After thirty years as Director of an international foundation, the Charles Léopold Mayer Foundation for the Progress of Humankind, I was excited to come across a long article on the evolution and current buoyancy of philanthropy in the newspaper Le Monde. Yet, reading it, I grew perplexed by the way in which an ideology of philanthropy inspired by the world of business was accepted without any critical questioning.

One only has to be familiar with the American Council on Foundations and to have witnessed the missionary approach of American foundations in Europe to know the catechism: the superiority of philanthropy on public action. At the time of the great neoliberal wave that followed the fall of the Berlin Wall, this was the same rhetoric the World Bank was using with ‘good governance’, i.e. unconditional justification for the privatization of public services in the name of the superiority of private management. They happened to forget to point out that the indicators of good governance promoted by the World Bank had been developed by neo-conservative American think tanks. And one of the crowning achievements of private management was the ability of companies to measure in detail the results of their action.

Confronted with the unstoppable rise of China and its governance model that fails to fit its criteria, the World Bank has toned down its lectures on ‘good governance’ and its virtues for development. However, its deeply-inseminated management philosophy has continued to infiltrate all spheres of social life. The World Bank’s missionary approach to the European Commission has left deep scars, namely the introduction of ‘New Public Management’ and its obsession with impact assessment. As for the ‘logical framework’ systematically used by the European Commission in its tenders, it has innumerable objectives, sub-objectives, ‘deliverables’ and impact measures, mixing up planning and strategy. Now this same approach is being promoted in the case of philanthropy.

This passionate obsession for measurement in philanthropy is due, in fact, to two phenomena: first, the ideology of private public management; and second, the mutual frustrations often experienced by a Foundation’s Board and its permanent team. The former has the statutory authority but doesn’t get its hands dirty. The latter is involved in the day-to-day action but has no decision-making role. This results in the Board’s fear that it is not in control of actions taken. In response, a Board often requires that the results of actions must be measured, which overlooks the fact that such a requirement has critical implications as to the nature of the action itself. Indeed, is it really possible to isolate the impact of one player or action over a 3-5 year period when a foundation is committed to the real challenges of the 21st century, which include building a world community capable of responding to the interdependent nature of the anthropocene era, promoting common values that unite societies, and profoundly rethinking governance and the economy; in other words, driving the transition toward sustainable societies? Obviously not. The requirement to measure the impact of an action pushes private philanthropy towards very limited projects, offering the philanthropist opportunities to ‘pull ahead’ or identify a ‘niche’ in the same way a company seeks a niche in the market.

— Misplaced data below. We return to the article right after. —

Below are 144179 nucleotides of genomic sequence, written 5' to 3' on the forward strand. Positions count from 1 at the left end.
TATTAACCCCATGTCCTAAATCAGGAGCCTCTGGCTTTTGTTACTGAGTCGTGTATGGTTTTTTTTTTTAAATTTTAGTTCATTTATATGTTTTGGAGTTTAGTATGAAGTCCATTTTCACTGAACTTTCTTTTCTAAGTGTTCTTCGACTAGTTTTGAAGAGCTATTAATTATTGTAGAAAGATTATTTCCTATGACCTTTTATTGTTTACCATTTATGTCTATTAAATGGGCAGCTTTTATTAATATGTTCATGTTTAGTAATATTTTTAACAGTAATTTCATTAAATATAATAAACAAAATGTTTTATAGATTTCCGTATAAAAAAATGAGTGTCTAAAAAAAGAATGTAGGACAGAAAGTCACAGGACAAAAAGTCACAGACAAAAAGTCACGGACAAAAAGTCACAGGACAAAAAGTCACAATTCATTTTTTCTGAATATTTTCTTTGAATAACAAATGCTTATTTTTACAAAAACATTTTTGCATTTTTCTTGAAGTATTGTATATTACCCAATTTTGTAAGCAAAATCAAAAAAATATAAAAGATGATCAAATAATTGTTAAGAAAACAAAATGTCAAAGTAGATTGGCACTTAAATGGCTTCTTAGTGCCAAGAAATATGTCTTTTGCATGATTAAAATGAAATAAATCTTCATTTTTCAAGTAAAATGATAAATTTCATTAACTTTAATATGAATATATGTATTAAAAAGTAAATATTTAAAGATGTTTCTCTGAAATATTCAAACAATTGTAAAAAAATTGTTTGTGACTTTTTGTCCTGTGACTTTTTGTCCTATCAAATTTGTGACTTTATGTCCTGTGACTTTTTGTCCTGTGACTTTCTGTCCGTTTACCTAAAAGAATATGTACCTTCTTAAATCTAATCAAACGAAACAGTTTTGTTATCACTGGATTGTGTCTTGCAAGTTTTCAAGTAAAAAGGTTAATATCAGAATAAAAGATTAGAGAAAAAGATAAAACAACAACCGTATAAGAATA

We also tend to forget the perverse effects of measurement. As this represents the main criteria for assessing the effectiveness of an action, it becomes the very objective of the action, not unlike when the police are asked to ‘rack up arrests’. A philanthropic view that is obsessed with measuring its impact becomes what Alain Supiot, professor of international law at the Collège de France, calls, in his recent book, ‘Governance by numbers’: instead of focussing on the evolution and governance of our societies, we are preoccupied with adding up actions, which, in the name of the micro efficiency of each, rope our societies into meaninglessness.

In a context of increased interdependency between societies, scales of action and issues, what tool other than a foundation is capable of rising to the challenge of establishing a connection between local innovation and an evolving global context, between concrete action and transforming the way we think, between the short and the long term? If we want to utilise the specific character of the foundation, due to its independence and financial stability, which allows it to commit to long-term goals, all direct impact measurement methods should be abandoned in order to focus on research into what is relevant: Are foundations taking action where it is needed? Are they able to support and generate the people that will make a difference? Do they know how to find the balance between innovative work and what Edgar Morin called ‘a reform in thinking’? Are they able to learn from their achievements and mistakes? If foundations – the only institutional tool able to confront transitional challenges – give up on this task, who will take over?

Pierre Calame Chief civil engineer Chairman emeritus of the Charles Léopold Mayer Foundation for the Progress of Humankind